We came to the question of surveys. Here I want to combine what the Liberals told me and what the Tories told me. because I do think it's interesting to compare them. Both commissioned assorted surveys ahead of time, and what they mainly wanted was to assess their party popularity and their strong points. So, besides Gallup-type polls, they set out to discover useful issues and something called "leader image.”
The Liberals found out that unemployment was the most important issue people could think of to mention
'Almost universal usage in Ottawa, during the campaign, for The Making of the President, IV60, hy Theodore White, The Hook's message for campaign planners is that if you pinpoint the pivotal electoral districts, psychoanalyze the voters, come across well on TV, are tactful to lesser politicians who have influence and tough with the rest, have enough money, troops and kinfolk — and if the wind is right — you can get elected.
to a poll-taker, and that people thought the Liberals could handle it better than the Conservatives. They found that Pearson was linked in the public's mind with Ontario; (Diefenbaker was linked with the west); that his image as a policy maker was unclear, since there was no real agreement about whether he came on strongest as a leader, a spokesman for a group, or a joint-decision-maker; that some people thought him boastful, cokl and vacillating and that a lot of people disliked an informal picture of him (out of an assortment of ten shown the respondents) taken at a curling rink. They liked best a Karsh portrait taken in the House of Commons.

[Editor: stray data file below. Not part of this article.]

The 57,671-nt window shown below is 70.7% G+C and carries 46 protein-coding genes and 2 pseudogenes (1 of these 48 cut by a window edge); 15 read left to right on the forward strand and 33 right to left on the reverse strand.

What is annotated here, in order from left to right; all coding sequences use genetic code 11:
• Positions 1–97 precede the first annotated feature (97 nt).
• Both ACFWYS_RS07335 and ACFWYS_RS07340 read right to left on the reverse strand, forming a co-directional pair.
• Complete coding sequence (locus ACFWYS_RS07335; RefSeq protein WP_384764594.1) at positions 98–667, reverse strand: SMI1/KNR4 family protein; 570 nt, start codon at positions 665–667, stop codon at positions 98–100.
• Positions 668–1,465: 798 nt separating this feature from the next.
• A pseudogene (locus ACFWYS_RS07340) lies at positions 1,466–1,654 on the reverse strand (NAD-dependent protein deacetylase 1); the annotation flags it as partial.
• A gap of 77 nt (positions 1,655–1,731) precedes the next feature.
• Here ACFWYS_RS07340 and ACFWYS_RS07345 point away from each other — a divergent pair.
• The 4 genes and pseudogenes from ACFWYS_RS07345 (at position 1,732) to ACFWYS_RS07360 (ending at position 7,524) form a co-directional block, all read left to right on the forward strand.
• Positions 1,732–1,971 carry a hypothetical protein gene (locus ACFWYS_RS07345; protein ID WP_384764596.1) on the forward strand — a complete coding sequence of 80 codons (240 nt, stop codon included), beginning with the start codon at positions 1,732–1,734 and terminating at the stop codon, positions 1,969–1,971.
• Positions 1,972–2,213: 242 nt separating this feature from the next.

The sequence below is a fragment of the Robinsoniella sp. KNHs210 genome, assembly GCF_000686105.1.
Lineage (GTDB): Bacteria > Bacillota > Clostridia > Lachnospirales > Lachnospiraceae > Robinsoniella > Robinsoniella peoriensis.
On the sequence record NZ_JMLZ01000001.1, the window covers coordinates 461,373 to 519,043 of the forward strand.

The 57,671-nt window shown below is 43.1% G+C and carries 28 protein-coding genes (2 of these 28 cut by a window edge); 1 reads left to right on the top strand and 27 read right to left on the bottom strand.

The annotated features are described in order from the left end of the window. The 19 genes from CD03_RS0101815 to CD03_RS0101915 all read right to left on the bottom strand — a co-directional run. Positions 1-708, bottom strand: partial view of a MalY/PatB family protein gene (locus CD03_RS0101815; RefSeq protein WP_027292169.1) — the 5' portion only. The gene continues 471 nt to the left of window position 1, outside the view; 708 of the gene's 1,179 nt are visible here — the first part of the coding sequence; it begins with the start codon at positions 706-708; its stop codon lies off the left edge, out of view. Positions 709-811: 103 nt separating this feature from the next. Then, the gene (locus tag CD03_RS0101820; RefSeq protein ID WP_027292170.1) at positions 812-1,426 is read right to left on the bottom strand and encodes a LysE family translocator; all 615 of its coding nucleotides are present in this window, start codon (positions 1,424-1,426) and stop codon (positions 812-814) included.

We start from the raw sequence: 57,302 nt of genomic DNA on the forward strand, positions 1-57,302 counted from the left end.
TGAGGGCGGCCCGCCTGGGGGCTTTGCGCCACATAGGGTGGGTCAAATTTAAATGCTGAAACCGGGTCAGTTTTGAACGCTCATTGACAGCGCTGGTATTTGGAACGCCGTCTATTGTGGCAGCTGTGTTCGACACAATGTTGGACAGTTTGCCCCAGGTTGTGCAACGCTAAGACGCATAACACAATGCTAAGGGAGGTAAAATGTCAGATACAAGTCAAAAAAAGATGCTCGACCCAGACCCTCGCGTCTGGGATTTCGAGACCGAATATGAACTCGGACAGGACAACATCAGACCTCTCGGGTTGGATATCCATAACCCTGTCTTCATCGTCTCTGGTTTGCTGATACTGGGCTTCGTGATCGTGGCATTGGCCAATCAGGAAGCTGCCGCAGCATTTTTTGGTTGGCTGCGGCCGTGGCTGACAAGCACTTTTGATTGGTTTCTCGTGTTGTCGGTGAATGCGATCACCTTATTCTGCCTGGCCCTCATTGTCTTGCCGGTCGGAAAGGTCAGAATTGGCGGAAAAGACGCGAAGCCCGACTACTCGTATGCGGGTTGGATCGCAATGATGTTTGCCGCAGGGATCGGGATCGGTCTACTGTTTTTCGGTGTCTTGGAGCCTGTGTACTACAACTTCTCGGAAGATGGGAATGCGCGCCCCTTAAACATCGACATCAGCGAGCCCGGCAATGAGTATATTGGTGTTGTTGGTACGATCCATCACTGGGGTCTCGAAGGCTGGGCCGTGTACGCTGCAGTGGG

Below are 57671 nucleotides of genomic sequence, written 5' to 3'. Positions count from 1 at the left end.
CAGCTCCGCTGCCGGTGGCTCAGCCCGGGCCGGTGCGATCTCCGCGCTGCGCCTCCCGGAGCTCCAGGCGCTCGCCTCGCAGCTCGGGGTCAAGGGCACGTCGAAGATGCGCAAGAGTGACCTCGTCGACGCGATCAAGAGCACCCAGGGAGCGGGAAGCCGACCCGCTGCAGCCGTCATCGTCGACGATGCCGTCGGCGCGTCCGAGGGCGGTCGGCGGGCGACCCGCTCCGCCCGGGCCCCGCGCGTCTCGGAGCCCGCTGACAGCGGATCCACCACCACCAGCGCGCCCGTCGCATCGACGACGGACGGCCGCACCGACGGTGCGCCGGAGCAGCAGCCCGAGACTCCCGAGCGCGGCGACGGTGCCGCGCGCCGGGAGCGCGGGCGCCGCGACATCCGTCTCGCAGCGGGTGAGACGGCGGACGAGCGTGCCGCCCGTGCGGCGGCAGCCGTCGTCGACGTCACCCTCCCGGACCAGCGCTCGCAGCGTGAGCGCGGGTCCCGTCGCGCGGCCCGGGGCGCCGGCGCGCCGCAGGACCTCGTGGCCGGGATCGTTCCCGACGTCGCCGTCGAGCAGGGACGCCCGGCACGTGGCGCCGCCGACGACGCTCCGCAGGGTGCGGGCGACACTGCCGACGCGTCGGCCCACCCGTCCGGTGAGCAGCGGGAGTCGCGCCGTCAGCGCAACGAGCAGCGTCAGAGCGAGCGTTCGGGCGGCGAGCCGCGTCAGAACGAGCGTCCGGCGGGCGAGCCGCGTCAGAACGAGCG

The Tories concluded from their surveys that the most important national issue was unemployment and that people thought the Liberals could handle it better than the Conservatives. They likewise concluded that people considered Diefenbaker more self - confident, forceful, vigorous, principled, sincere and practical than Pearson, though they thought Pearson almost as goodlooking, trustworthy, businesslike, warm, intelligent and honorable as Diefenbaker. They found the Tories and Diefenbaker were anathema in Montreal, and not very popular in Ontario.
So far as 1 can make out, the Liberals wavered for a while over what to do about their polls, experimented with a voice coach to get Pearson's voice down, edited his speeches to take out all possible "s's," suggested he abandon the bow tie and then changed their minds, issued orders that he was to be called nothing but “Mike,” (warm? Too informal?) and then switched to calling him 'The Header (policy-maker-like). For a while they even contemplated keeping him off their free-time political telecasts in case he alienated people. Finally they settled for stressing The Team (and planted that image by a virtually omnipresent TV spot showing athletic young men bursting off a bus). They began stoutly insisting that Pearson’s image was "sophisticated" and therefore had a natural appeal for the "crucial" suburban Ontario voters; and hit the unemployment is-